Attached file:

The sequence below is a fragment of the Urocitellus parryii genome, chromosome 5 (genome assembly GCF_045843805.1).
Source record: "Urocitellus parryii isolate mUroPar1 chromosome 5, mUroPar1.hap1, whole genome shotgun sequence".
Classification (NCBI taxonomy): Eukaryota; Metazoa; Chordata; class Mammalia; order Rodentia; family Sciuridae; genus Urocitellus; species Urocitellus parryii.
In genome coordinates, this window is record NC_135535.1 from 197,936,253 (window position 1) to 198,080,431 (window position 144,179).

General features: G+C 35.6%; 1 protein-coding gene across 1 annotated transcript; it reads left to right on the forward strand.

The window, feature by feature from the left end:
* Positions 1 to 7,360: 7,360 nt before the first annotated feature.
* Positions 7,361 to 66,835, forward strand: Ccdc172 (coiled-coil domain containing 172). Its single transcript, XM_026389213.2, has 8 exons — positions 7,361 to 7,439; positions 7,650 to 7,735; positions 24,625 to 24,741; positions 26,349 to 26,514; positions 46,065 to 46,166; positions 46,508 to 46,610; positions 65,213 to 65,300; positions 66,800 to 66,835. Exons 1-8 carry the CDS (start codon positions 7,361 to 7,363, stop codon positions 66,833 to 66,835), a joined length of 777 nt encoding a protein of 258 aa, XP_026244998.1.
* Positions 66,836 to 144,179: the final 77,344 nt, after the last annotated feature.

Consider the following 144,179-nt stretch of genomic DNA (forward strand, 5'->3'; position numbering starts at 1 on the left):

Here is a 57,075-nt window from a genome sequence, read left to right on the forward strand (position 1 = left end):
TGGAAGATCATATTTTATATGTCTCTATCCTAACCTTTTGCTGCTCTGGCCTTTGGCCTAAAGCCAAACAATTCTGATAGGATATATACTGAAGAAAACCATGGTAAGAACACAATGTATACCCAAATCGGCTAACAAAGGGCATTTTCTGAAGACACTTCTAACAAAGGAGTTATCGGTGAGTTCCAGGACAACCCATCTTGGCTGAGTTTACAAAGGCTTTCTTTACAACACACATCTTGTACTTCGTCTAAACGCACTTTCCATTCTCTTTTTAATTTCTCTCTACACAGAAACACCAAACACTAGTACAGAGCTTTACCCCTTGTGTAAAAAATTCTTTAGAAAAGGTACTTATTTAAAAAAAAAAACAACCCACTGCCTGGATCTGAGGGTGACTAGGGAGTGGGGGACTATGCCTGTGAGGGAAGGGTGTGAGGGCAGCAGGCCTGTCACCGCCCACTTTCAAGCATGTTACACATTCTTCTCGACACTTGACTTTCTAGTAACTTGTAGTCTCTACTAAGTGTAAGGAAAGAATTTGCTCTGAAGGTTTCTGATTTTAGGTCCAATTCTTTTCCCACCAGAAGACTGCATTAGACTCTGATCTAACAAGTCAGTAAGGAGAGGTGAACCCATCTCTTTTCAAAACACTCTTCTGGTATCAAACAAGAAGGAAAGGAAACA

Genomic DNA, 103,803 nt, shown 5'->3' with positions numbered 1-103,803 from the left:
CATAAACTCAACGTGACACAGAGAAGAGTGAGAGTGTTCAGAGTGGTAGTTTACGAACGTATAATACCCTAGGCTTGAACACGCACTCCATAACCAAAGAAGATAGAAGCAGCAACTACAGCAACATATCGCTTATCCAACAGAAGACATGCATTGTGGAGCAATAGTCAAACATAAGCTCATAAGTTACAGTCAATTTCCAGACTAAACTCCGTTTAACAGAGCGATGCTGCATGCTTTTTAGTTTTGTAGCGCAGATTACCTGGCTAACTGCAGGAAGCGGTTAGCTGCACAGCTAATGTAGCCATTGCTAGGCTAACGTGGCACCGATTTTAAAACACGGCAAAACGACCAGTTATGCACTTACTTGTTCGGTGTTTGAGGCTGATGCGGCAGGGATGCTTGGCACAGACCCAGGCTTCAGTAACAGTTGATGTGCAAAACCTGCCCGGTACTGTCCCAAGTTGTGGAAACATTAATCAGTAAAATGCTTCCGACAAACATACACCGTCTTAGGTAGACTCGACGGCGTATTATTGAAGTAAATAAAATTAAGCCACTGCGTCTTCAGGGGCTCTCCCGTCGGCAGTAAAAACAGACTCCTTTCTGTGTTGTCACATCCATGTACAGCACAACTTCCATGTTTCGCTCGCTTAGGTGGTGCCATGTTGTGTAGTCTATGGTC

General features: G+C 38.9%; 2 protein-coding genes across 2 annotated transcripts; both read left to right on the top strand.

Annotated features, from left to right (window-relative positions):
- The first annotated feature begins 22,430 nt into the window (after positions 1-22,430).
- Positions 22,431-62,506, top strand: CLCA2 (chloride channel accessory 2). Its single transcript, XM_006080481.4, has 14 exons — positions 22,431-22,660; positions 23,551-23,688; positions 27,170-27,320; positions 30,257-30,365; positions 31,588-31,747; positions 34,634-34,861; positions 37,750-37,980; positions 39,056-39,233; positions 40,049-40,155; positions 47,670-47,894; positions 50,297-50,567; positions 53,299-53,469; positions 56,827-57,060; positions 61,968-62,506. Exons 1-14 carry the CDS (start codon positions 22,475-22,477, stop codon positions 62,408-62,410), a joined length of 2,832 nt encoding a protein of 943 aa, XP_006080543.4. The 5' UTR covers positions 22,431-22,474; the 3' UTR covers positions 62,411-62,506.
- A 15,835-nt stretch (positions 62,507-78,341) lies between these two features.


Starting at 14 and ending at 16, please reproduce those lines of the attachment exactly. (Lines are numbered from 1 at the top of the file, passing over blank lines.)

CATAAACTCAACGTGACACAGAGAAGAGTGAGAGTGTTCAGAGTGGTAGTTTACGAACGTATAATACCCTAGGCTTGAACACGCACTCCATAACCAAAGAAGATAGAAGCAGCAACTACAGCAACATATCGCTTATCCAACAGAAGACATGCATTGTGGAGCAATAGTCAAACATAAGCTCATAAGTTACAGTCAATTTCCAGACTAAACTCCGTTTAACAGAGCGATGCTGCATGCTTTTTAGTTTTGTAGCGCAGATTACCTGGCTAACTGCAGGAAGCGGTTAGCTGCACAGCTAATGTAGCCATTGCTAGGCTAACGTGGCACCGATTTTAAAACACGGCAAAACGACCAGTTATGCACTTACTTGTTCGGTGTTTGAGGCTGATGCGGCAGGGATGCTTGGCACAGACCCAGGCTTCAGTAACAGTTGATGTGCAAAACCTGCCCGGTACTGTCCCAAGTTGTGGAAACATTAATCAGTAAAATGCTTCCGACAAACATACACCGTCTTAGGTAGACTCGACGGCGTATTATTGAAGTAAATAAAATTAAGCCACTGCGTCTTCAGGGGCTCTCCCGTCGGCAGTAAAAACAGACTCCTTTCTGTGTTGTCACATCCATGTACAGCACAACTTCCATGTTTCGCTCGCTTAGGTGGTGCCATGTTGTGTAGTCTATGGTC

General features: G+C 38.9%; 2 protein-coding genes across 2 annotated transcripts; both read left to right on the top strand.

Annotated features, from left to right (window-relative positions):